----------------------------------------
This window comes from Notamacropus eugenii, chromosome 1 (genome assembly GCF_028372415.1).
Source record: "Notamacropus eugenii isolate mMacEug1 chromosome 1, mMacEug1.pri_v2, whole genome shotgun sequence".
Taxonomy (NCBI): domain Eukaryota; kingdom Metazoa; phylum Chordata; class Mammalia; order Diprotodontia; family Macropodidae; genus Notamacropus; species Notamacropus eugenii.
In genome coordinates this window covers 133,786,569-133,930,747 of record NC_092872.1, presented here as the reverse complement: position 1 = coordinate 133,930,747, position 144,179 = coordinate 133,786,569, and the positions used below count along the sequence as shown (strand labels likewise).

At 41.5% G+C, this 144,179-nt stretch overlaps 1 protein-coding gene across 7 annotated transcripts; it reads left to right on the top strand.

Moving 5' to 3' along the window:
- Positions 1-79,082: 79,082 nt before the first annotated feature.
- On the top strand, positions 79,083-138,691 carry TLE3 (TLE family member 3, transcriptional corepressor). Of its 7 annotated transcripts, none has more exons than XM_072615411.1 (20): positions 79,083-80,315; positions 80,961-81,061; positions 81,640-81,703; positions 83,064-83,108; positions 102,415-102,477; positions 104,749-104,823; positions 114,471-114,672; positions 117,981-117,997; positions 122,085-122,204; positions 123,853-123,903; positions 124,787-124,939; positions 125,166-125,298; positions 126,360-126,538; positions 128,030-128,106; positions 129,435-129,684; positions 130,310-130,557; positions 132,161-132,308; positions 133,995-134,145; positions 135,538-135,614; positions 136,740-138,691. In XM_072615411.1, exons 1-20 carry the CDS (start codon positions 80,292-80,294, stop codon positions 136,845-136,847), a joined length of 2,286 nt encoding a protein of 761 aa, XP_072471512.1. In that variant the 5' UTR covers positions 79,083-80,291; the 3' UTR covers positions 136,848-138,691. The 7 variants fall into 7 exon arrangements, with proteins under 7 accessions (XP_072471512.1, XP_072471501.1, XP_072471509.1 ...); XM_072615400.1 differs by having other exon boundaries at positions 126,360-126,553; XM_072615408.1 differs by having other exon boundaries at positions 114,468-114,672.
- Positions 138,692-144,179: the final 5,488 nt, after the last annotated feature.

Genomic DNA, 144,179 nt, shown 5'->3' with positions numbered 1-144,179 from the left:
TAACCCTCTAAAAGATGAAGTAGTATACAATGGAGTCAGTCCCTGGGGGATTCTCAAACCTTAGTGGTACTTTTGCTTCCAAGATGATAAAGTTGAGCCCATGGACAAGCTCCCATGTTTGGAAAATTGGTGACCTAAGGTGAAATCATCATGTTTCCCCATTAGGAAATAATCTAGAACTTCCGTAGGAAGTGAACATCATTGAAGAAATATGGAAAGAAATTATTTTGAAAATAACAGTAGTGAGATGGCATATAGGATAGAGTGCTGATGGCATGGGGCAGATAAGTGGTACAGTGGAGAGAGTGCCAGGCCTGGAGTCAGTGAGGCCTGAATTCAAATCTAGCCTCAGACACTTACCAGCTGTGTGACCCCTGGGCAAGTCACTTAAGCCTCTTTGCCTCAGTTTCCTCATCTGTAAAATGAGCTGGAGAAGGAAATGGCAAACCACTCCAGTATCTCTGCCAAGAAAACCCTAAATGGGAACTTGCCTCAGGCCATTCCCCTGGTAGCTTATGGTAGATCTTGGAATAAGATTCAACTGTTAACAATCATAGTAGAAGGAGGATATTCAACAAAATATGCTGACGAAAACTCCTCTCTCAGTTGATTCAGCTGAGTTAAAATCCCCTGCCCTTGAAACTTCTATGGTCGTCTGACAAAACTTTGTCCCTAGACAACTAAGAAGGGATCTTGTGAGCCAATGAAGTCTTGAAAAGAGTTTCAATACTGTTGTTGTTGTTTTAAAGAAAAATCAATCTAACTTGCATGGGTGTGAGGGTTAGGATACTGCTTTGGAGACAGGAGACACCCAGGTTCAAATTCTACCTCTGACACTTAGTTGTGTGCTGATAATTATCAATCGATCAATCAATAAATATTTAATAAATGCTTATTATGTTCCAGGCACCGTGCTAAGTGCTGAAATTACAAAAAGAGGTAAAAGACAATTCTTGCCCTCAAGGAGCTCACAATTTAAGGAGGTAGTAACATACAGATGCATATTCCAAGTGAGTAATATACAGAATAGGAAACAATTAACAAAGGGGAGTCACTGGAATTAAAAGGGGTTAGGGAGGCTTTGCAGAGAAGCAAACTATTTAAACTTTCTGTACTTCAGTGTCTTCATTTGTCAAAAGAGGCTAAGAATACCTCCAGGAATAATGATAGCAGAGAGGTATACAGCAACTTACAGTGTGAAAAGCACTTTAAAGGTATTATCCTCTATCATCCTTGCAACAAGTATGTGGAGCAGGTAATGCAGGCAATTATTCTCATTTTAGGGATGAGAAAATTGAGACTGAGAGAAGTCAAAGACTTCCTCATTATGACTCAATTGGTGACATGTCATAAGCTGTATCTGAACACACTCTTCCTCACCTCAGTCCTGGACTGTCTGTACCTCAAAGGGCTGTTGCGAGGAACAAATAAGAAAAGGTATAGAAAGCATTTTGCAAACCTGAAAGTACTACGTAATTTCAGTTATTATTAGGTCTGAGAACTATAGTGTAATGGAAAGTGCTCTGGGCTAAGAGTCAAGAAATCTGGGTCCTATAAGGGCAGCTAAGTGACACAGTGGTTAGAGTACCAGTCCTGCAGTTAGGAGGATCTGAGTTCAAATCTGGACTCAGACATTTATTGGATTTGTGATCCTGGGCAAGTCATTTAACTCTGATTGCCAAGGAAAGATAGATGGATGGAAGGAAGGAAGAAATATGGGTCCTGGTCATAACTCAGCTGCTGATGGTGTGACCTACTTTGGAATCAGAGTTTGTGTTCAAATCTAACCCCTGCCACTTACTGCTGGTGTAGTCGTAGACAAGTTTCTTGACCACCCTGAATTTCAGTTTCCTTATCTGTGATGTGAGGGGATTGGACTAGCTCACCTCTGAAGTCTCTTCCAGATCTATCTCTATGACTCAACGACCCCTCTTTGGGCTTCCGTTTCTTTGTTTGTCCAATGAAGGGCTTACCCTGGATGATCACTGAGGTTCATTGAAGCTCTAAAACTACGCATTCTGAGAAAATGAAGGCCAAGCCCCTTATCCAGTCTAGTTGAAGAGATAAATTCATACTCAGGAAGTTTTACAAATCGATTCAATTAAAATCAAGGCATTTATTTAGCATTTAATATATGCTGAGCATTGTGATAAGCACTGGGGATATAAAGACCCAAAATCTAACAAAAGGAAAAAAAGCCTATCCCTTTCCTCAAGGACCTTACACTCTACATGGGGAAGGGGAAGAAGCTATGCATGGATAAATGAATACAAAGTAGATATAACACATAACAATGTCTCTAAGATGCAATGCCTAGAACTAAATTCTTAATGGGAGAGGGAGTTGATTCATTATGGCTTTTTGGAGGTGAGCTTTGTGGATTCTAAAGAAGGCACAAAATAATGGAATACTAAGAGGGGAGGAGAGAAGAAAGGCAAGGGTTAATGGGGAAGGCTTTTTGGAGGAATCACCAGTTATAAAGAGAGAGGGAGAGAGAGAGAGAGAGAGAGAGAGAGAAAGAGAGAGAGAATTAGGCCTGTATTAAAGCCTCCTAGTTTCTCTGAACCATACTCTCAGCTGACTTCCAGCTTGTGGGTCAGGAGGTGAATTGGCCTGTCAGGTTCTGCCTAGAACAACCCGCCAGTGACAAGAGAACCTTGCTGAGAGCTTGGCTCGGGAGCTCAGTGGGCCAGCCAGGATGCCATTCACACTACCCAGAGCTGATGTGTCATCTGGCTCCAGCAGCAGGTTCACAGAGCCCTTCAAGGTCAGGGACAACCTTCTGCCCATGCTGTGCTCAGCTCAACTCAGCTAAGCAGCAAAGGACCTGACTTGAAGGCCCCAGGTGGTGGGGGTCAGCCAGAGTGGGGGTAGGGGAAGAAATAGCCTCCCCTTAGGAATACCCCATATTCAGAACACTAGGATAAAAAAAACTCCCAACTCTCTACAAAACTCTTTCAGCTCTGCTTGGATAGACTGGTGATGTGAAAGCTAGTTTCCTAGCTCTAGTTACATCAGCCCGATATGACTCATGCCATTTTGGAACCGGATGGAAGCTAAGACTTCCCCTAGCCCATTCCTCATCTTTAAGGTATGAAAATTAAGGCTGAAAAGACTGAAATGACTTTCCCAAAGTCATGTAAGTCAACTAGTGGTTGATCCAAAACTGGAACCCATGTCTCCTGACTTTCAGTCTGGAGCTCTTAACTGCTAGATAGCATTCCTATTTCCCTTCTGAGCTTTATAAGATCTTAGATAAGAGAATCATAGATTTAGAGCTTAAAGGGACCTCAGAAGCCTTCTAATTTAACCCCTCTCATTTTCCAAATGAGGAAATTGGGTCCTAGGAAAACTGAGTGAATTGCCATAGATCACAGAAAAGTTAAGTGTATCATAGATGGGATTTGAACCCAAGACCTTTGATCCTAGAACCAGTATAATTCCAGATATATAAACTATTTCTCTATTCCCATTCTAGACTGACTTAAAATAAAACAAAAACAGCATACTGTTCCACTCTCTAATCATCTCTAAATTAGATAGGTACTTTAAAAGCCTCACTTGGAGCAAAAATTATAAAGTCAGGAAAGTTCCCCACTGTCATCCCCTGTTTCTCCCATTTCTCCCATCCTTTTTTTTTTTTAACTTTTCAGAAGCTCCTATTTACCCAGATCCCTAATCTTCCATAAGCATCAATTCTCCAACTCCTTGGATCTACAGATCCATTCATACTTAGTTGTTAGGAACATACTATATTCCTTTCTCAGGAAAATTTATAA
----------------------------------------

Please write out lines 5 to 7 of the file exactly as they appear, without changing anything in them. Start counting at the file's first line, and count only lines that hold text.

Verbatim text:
At 41.5% G+C, this 144,179-nt stretch overlaps 1 protein-coding gene across 7 annotated transcripts; it reads left to right on the top strand.

Moving 5' to 3' along the window:
- Positions 1-79,082: 79,082 nt before the first annotated feature.